Redefining the Classroom

Welcome to the Medical Laboratory Science (MLS) major!

Medical Laboratory Science students practicing techniques for counting bacteria

Medical Laboratory Science students practicing techniques for counting bacteria

By completing the coursework required for this major, completing a clinical experience, and passing the American Society for Clinical Pathology’s (ASCP) Board of Certification (BOC) exam, you will become a certified medical laboratory scientist.

Medical laboratory scientists perform tests on blood, urine, stool, cerebrospinal fluid, joint fluid, and other types of specimens to gain information about the specimen donor’s health. Medical laboratory scientists oversee all steps of the testing process, from collection of the specimen to reporting results. They understand the physiology and the principles behind the tests they perform; they can troubleshoot methods, interpret results, and advise other members of the patient care team as to the most appropriate test to choose. Medical laboratory scientists work in hospitals, in independent clinical laboratories, in veterinary laboratories, in state health departments, and in research laboratories.

LSSU’s Medical Laboratory Science program has two concentrations: Academic and Clinical

  Academic Concentration Clinical Concentration
Duration (total) 4 years 4 ½ years
Certification Exam eligibility (upon graduation) No Yes
Admission All who are accepted to LSSU Competitive
Curriculum All classroom lectures and labs 4 years of classroom lectures and labs + 6 months clinical experience

NOTE: A complete list of course requirements for both concentrations may be found in the Academic catalog.

  • Academic Concentration

    Medical Laboratory Science students practicing techniques for counting bacteria.Microbiology students practicing techniques for counting bacteria

    The Academic Concentration is designed to be completed in four years. When you finish the Academic Concentration you will receive a Bachelor of Science in Medical Laboratory Science, but you will not be eligible to take the Board of Certification exam. If you want to take the certification exam after completing LSSU’s MLS - Academic Concentration, you must first be accepted into, and complete, a six- to twelve-month clinical experience at an independent hospital-based MLS program that is accredited by the National Accrediting Agency for Clinical Laboratory Sciences (NAACLS). There are four such programs in the state of Michigan, located at:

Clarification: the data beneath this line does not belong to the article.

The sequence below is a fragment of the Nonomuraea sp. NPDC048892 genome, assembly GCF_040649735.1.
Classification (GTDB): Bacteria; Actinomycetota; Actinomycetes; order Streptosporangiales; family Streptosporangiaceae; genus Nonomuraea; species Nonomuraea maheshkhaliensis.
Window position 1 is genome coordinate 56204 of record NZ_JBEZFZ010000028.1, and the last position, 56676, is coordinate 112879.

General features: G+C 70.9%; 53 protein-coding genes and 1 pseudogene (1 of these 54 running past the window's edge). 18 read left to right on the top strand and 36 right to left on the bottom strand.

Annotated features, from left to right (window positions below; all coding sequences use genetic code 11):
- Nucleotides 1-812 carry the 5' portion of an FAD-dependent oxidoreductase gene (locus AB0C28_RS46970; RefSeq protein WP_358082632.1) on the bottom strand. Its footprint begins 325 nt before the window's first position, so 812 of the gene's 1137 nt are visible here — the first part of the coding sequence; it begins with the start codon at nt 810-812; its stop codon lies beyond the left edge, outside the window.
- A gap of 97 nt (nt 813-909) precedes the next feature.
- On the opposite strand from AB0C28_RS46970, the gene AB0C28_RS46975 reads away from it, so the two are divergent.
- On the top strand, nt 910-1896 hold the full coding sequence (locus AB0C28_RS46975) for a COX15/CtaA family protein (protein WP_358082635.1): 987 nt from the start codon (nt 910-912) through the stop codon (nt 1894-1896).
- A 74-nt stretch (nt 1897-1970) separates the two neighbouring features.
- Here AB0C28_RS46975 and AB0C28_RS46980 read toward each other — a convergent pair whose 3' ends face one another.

• DMC University Laboratories (Detroit)
    • St. John Providence Health Laboratories (Detroit/Grosse Pointe)
    • Hurley Medical Center (Flint)
    • Beaumont Health System (Royal Oak)

    LSSU cannot guarantee acceptance into any of the hospital-based programs. While completing this clinical experience, you are not an LSSU student (you have already graduated), and you do not pay LSSU tuition (some hospital programs charge their own tuition; some do not).

  • Clinical Concentration

    Medical Laboratory Science students in last fall's independent study parasitology course examining the eggs of parasitic worms.Medical Laboratory Science students examining the eggs of parasitic worms

    The Clinical Concentration is designed to be completed in four and a half years. When you finish the Clinical Concentration you will receive a Bachelor of Science in Medical Laboratory Science and you will be eligible to take the Board of Certification exam. That is because the last six months of the Clinical Concentration consist of a clinical experience at one of our Clinical Affiliate partner hospital labs: you will spend each day in a real-life hospital laboratory practicing tests on that hospital’s equipment on real-life patient specimens. Because our Clinical Affiliates can accommodate only a limited number of students each year, admission into the Clinical Concentration is by competitive application at the end of your junior year.

    Entry into and completion of MLS - Clinical Concentration

    All students wishing to major in Medical Laboratory Science must begin by declaring the MLS-Academic Concentration as their major.

    The course requirements for the first three years of the Academic Concentration and the first three years of the Clinical Concentration are exactly the same.

    In the final half of their junior year, students wishing to enter the Clinical Concentration submit an application packet to the Program Director (details in the Student Handbook). Students who are accepted switch at that time from the Academic Concentration to the Clinical Concentration and finish the last 1½ years according to the course requirements of the Clinical Concentration. Students who do not apply to or who are not accepted into the Clinical Concentration finish the last 1 year according to the course requirements of the Academic Concentration.

    Clinical Concentration: Student Handbook